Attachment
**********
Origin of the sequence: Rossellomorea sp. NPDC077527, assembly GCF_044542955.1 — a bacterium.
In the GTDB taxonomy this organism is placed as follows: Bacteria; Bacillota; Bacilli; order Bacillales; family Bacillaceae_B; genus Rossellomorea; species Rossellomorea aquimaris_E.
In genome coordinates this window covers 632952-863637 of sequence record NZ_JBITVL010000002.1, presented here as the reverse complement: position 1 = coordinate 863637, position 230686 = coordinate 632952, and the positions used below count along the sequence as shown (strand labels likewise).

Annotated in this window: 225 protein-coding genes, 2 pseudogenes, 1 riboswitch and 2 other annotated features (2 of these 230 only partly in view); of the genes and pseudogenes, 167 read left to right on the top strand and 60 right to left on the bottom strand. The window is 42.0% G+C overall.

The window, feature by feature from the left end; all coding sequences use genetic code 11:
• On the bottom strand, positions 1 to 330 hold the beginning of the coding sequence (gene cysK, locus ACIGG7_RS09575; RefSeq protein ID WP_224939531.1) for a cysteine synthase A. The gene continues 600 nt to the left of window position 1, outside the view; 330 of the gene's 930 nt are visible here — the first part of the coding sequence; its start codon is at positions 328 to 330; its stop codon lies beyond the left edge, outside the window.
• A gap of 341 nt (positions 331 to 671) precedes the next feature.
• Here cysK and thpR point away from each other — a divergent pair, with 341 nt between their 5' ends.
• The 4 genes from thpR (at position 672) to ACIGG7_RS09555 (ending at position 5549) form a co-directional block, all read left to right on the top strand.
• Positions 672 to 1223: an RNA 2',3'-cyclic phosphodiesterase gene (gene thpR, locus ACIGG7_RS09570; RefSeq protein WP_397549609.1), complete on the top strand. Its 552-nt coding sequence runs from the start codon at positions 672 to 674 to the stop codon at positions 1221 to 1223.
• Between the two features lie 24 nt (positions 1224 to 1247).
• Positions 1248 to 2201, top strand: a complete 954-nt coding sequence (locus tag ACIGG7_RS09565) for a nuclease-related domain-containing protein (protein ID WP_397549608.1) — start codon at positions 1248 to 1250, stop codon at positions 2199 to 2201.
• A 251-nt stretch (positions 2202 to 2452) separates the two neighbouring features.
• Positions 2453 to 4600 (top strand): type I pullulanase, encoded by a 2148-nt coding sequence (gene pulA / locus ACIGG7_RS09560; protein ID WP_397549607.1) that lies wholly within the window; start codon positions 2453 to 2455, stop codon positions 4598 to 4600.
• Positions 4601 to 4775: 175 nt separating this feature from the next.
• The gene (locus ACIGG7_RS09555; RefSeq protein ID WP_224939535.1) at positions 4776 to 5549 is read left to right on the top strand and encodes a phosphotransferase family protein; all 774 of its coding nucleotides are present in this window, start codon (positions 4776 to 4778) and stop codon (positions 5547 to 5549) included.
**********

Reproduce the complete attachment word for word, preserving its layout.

Origin of the sequence: Rossellomorea sp. NPDC077527, assembly GCF_044542955.1 — a bacterium.
In the GTDB taxonomy this organism is placed as follows: Bacteria; Bacillota; Bacilli; order Bacillales; family Bacillaceae_B; genus Rossellomorea; species Rossellomorea aquimaris_E.
In genome coordinates this window covers 632952-863637 of sequence record NZ_JBITVL010000002.1, presented here as the reverse complement: position 1 = coordinate 863637, position 230686 = coordinate 632952, and the positions used below count along the sequence as shown (strand labels likewise).

Annotated in this window: 225 protein-coding genes, 2 pseudogenes, 1 riboswitch and 2 other annotated features (2 of these 230 only partly in view); of the genes and pseudogenes, 167 read left to right on the top strand and 60 right to left on the bottom strand. The window is 42.0% G+C overall.

The window, feature by feature from the left end; all coding sequences use genetic code 11:
• On the bottom strand, positions 1 to 330 hold the beginning of the coding sequence (gene cysK, locus ACIGG7_RS09575; RefSeq protein ID WP_224939531.1) for a cysteine synthase A. The gene continues 600 nt to the left of window position 1, outside the view; 330 of the gene's 930 nt are visible here — the first part of the coding sequence; its start codon is at positions 328 to 330; its stop codon lies beyond the left edge, outside the window.
• A gap of 341 nt (positions 331 to 671) precedes the next feature.
• Here cysK and thpR point away from each other — a divergent pair, with 341 nt between their 5' ends.
• The 4 genes from thpR (at position 672) to ACIGG7_RS09555 (ending at position 5549) form a co-directional block, all read left to right on the top strand.
• Positions 672 to 1223: an RNA 2',3'-cyclic phosphodiesterase gene (gene thpR, locus ACIGG7_RS09570; RefSeq protein WP_397549609.1), complete on the top strand. Its 552-nt coding sequence runs from the start codon at positions 672 to 674 to the stop codon at positions 1221 to 1223.
• Between the two features lie 24 nt (positions 1224 to 1247).
• Positions 1248 to 2201, top strand: a complete 954-nt coding sequence (locus tag ACIGG7_RS09565) for a nuclease-related domain-containing protein (protein ID WP_397549608.1) — start codon at positions 1248 to 1250, stop codon at positions 2199 to 2201.
• A 251-nt stretch (positions 2202 to 2452) separates the two neighbouring features.
• Positions 2453 to 4600 (top strand): type I pullulanase, encoded by a 2148-nt coding sequence (gene pulA / locus ACIGG7_RS09560; protein ID WP_397549607.1) that lies wholly within the window; start codon positions 2453 to 2455, stop codon positions 4598 to 4600.
• Positions 4601 to 4775: 175 nt separating this feature from the next.
• The gene (locus ACIGG7_RS09555; RefSeq protein ID WP_224939535.1) at positions 4776 to 5549 is read left to right on the top strand and encodes a phosphotransferase family protein; all 774 of its coding nucleotides are present in this window, start codon (positions 4776 to 4778) and stop codon (positions 5547 to 5549) included.